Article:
A Herbalife shake after training accelerates lean muscle growth, which in turn revs your metabolism and burns more fat, and speeds up recovery. Eating soon after your workout also can prevent you from feeling deeply ravenous and overeating later on. If you don’t get enough protein, your muscles aren’t able to repair themselves after a workout. In such a case, strenuous exercise can actually be counterproductive—you aren’t able to rebuild what you tear down, and you actually become less able to burn calories.
Contact us for a personalised protein prescription based on how much lean muscle mass you have. And for details of your resting and active metabolic rates which impact how many calories you should take. To lose weight you need to create a deficit in calories from your active metabolic rates BUT WITHOUT LOSING LEAN MUSCLE; otherwise you will be in worse situation than when you started!
Steve Berkman, a physiotherapist from London, reports a big rise in the number of women undertaking challenges such as the London Marathon and triathlons.
‘Only this morning I have had three female first-time marathon runners in the clinic,’ he says. ‘They may have the cardiovascular fitness to run 15 to 20 miles at the weekend, but in the rush to get fit they haven’t given their muscles and tendons time to adapt, so they got injured.’ Read Article
JOINT STABILITY PROGRAM – Do some “Kevlar Training” infrastructure building for the human body, toughening the joints, creating stability at every joint. This involves the use of light weights and other exercises to strengthen all the little “helper muscles” around the joints, which, along with a lot of stretching insures that each joint is functioning properly. Phase 1 of the 24 Fit workout prepares the body for the more strenuous work to come later in the training cycle.
Who needs a Joint Stability Program?
- How fit are you?? Have you spent the last 5-10 years working at a PC or been “inactive”?
- Over 35, and not exercised much recently? By your mid-30s, most people still look young, but are already experiencing the BIG Three of aging: deteriorating lean muscle mass, worsening posture, and crumbling joints…
- Preparing for an endurance event? Modern man or woman is inactive for 22 or 23 hours a day, then will bolt off on heart throbbing run for 45mins. Our ancestors would have been exposed to a wider range of activities, so their tendons and ligaments would be hardened by constant movement. These days when modern man/woman are subjected to bouts of repetitive motion, like running, stress and wear are accelerated and they end up at the physios. Some studies show that 50% of runners, for example, get injured enough so that can’t run.
- Serious athlete – Elite and professional athletes spend half of their workout time in the gym on injury prevention. All strength and conditioning programs must begin with a joint stability phase where the body is hardened against injury.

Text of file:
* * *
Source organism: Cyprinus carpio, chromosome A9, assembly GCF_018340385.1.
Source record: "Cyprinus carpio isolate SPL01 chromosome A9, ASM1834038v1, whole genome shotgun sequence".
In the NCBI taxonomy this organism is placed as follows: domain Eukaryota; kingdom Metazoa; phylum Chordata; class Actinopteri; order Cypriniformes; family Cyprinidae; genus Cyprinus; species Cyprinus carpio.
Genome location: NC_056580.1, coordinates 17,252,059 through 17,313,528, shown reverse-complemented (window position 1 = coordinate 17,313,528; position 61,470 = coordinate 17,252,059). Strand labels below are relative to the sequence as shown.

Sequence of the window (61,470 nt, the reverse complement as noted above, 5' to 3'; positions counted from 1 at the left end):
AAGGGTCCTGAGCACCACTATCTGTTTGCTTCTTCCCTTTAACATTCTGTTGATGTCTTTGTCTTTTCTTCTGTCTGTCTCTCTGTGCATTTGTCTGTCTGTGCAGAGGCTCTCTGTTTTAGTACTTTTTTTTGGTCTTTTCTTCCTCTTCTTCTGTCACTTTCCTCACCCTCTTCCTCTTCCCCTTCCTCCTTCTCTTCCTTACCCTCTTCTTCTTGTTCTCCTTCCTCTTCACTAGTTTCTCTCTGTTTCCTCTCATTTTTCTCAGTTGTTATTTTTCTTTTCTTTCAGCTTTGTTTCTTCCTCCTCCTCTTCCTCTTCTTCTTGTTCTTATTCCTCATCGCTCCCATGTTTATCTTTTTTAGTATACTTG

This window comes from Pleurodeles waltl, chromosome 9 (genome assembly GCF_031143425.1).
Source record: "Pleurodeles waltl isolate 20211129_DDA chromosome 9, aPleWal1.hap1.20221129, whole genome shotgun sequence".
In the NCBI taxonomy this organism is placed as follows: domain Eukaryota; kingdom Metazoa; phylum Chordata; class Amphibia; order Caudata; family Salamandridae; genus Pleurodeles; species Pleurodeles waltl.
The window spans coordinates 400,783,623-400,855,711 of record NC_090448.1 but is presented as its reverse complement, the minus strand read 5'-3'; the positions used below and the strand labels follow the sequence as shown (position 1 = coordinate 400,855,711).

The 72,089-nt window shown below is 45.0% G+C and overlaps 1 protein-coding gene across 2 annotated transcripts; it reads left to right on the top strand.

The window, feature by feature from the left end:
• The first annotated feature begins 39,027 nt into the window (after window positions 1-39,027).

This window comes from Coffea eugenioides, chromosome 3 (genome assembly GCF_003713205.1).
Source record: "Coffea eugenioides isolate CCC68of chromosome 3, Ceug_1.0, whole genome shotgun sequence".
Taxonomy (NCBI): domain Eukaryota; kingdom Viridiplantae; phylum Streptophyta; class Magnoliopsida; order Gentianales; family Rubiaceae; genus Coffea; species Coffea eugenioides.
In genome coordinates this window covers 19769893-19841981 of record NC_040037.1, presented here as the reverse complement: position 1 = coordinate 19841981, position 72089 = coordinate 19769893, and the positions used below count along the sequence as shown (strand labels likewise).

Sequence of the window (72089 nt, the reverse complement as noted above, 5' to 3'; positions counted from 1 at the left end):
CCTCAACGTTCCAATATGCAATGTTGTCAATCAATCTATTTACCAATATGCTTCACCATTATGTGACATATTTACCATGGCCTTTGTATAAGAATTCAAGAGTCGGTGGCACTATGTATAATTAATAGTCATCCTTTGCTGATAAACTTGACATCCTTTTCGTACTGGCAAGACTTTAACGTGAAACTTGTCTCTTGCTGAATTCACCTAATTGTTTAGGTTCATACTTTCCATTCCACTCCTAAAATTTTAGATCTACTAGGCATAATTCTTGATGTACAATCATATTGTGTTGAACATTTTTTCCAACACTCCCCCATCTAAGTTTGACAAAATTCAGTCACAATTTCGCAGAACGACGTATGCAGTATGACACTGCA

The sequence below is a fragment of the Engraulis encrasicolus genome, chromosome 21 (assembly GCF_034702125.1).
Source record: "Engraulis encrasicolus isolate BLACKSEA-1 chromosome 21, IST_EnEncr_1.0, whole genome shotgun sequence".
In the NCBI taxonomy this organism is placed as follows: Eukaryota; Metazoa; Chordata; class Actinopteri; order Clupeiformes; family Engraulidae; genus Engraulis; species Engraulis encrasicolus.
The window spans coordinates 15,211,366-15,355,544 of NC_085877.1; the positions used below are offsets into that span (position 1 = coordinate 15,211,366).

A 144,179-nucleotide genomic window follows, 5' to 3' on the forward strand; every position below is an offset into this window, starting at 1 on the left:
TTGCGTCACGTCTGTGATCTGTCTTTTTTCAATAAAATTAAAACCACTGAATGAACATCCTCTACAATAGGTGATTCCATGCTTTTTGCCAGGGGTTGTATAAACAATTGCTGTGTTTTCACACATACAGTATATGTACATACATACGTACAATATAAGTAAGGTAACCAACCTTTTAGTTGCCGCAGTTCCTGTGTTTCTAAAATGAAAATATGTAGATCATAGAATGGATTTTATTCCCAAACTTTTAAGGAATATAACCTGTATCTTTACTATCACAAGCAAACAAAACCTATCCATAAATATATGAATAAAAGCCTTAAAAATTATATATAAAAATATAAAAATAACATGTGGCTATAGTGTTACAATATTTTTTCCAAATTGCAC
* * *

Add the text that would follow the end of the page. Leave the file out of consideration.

- About to start some insane workout? Both unfit and over 35 and just about to start some crazy workout, then pre – book an appointment at the physios now!
“After a careful review of the P90X workout when it first came out we predicted a plethora of overuse and traumatic injuries. Since then I have had to explain to the many clients injured from these high intensity, ill designed training programs that not even my Olympians would hold up under the stress of these workouts. The creators of this training program were apparently not alive during the 1980’s when Jane Fonda type workouts caused an epidemic of joint and muscle injuries from jumping and running on hard surfaces and `performing body weight exercises with no regard for form and technique” Robert Forster
Militarization of Fitness? Is it sustainable? “Do you believe any of the following are true?
No pain, no gain. You have to suffer to get in shape.
More is always more.
Working out is not fun, but it’s an obligation.
If I don’t almost throw up, I’m holding back too much.
You’re only as good as your last workout.
I feel like a loser when I miss a workout.
If you answered yes, then you’re at the “exercise is war” understanding of fitness!
“I spent a decade there, with plenty of joint casualties and war stories to prove it. So I’m not belittling you—I’m just saying that this isn’t the only way to train, and it sure as heck isn’t sustainable” Jonathan Angelilli
What’s a better approach to working out?
The basic premise of all well designed exercise programs is the progressive overload principle. Fitness must be “pushed” from below, i.e. starting slow and progressing to harder workouts slowly. In addition, what recreational athletes and fitness enthusiasts don’t realize is that elite and professional athletes spend half of their workout time in the gym on injury prevention. All strength and conditioning programs must begin with a joint stability phase where the body is hardened against injury.
PHASE 1 : WEEKS 1–8
Spine and Pelvis Stabilization
Total Body Integration